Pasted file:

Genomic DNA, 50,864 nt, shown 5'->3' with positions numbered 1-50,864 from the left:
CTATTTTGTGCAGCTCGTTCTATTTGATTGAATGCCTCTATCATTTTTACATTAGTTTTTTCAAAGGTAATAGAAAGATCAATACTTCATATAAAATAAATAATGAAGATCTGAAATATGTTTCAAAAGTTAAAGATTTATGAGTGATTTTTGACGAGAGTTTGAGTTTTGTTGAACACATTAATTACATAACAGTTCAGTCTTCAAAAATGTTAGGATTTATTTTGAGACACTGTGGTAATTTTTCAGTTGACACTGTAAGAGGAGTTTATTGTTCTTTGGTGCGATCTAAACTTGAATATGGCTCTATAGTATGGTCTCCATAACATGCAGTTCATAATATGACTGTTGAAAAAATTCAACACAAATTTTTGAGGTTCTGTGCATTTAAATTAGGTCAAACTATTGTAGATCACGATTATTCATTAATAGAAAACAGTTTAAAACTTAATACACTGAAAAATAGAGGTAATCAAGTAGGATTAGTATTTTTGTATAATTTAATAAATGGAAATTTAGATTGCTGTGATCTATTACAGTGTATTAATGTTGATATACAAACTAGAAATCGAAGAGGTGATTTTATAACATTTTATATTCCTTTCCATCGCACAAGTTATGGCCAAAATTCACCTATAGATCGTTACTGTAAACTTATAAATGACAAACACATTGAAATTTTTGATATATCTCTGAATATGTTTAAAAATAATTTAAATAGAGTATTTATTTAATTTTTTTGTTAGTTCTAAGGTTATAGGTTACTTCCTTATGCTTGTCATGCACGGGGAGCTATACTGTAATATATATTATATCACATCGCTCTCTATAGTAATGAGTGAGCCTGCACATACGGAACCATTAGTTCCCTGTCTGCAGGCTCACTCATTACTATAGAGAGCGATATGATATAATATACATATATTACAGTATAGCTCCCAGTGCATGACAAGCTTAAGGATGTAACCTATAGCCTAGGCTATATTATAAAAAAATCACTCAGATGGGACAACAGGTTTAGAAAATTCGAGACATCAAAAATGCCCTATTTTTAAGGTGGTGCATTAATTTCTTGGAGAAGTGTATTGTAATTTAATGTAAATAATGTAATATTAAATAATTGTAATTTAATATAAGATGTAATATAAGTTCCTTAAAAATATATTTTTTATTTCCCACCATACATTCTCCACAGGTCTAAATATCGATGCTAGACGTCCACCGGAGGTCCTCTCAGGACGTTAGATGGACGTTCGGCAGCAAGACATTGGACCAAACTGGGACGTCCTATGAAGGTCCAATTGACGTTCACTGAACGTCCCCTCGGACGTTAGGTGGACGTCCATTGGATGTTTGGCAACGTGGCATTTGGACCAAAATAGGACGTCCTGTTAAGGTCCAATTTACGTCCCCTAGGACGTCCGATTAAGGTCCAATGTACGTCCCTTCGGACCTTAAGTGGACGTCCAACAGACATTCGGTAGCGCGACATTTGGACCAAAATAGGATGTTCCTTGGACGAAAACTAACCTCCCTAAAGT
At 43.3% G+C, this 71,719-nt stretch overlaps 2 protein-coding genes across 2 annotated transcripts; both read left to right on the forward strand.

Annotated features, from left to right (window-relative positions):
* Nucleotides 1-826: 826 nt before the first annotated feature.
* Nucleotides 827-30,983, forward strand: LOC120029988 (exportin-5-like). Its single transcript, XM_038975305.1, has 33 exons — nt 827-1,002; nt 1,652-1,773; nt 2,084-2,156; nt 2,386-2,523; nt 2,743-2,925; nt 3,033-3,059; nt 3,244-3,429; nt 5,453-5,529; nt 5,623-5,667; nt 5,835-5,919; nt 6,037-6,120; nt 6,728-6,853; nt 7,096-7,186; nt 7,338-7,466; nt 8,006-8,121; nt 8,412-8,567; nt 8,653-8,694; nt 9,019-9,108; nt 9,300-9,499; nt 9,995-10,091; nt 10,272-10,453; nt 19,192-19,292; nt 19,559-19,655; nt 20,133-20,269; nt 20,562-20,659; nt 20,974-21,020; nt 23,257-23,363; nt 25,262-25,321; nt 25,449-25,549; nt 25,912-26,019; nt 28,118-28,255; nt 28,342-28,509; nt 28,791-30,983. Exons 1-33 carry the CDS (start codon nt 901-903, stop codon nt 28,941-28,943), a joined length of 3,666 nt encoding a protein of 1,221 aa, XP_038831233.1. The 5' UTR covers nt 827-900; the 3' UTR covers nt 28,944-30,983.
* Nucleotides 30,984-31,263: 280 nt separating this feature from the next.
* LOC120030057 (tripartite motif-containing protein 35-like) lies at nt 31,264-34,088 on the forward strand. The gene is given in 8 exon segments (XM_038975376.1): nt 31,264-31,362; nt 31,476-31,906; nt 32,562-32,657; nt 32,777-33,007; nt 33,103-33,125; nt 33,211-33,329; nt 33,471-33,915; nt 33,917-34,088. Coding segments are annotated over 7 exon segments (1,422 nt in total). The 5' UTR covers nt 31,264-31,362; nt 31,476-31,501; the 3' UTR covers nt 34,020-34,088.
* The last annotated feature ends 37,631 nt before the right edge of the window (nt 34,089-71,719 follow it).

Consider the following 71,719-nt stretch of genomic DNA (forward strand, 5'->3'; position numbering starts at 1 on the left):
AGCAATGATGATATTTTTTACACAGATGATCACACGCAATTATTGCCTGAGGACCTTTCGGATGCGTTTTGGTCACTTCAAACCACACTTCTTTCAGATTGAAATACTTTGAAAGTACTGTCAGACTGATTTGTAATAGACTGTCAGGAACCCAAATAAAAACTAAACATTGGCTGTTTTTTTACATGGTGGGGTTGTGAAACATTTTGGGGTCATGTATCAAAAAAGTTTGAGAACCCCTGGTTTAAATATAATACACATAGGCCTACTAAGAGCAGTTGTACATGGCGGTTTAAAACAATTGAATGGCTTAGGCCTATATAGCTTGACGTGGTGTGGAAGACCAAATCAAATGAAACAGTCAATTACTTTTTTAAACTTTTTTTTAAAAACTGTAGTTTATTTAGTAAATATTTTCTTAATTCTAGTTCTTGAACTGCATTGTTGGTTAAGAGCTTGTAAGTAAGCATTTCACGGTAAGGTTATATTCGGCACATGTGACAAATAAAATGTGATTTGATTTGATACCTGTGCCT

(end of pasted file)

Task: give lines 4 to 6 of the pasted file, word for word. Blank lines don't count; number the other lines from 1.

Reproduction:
Annotated features, from left to right (window-relative positions):
* Nucleotides 1-826: 826 nt before the first annotated feature.
* Nucleotides 827-30,983, forward strand: LOC120029988 (exportin-5-like). Its single transcript, XM_038975305.1, has 33 exons — nt 827-1,002; nt 1,652-1,773; nt 2,084-2,156; nt 2,386-2,523; nt 2,743-2,925; nt 3,033-3,059; nt 3,244-3,429; nt 5,453-5,529; nt 5,623-5,667; nt 5,835-5,919; nt 6,037-6,120; nt 6,728-6,853; nt 7,096-7,186; nt 7,338-7,466; nt 8,006-8,121; nt 8,412-8,567; nt 8,653-8,694; nt 9,019-9,108; nt 9,300-9,499; nt 9,995-10,091; nt 10,272-10,453; nt 19,192-19,292; nt 19,559-19,655; nt 20,133-20,269; nt 20,562-20,659; nt 20,974-21,020; nt 23,257-23,363; nt 25,262-25,321; nt 25,449-25,549; nt 25,912-26,019; nt 28,118-28,255; nt 28,342-28,509; nt 28,791-30,983. Exons 1-33 carry the CDS (start codon nt 901-903, stop codon nt 28,941-28,943), a joined length of 3,666 nt encoding a protein of 1,221 aa, XP_038831233.1. The 5' UTR covers nt 827-900; the 3' UTR covers nt 28,944-30,983.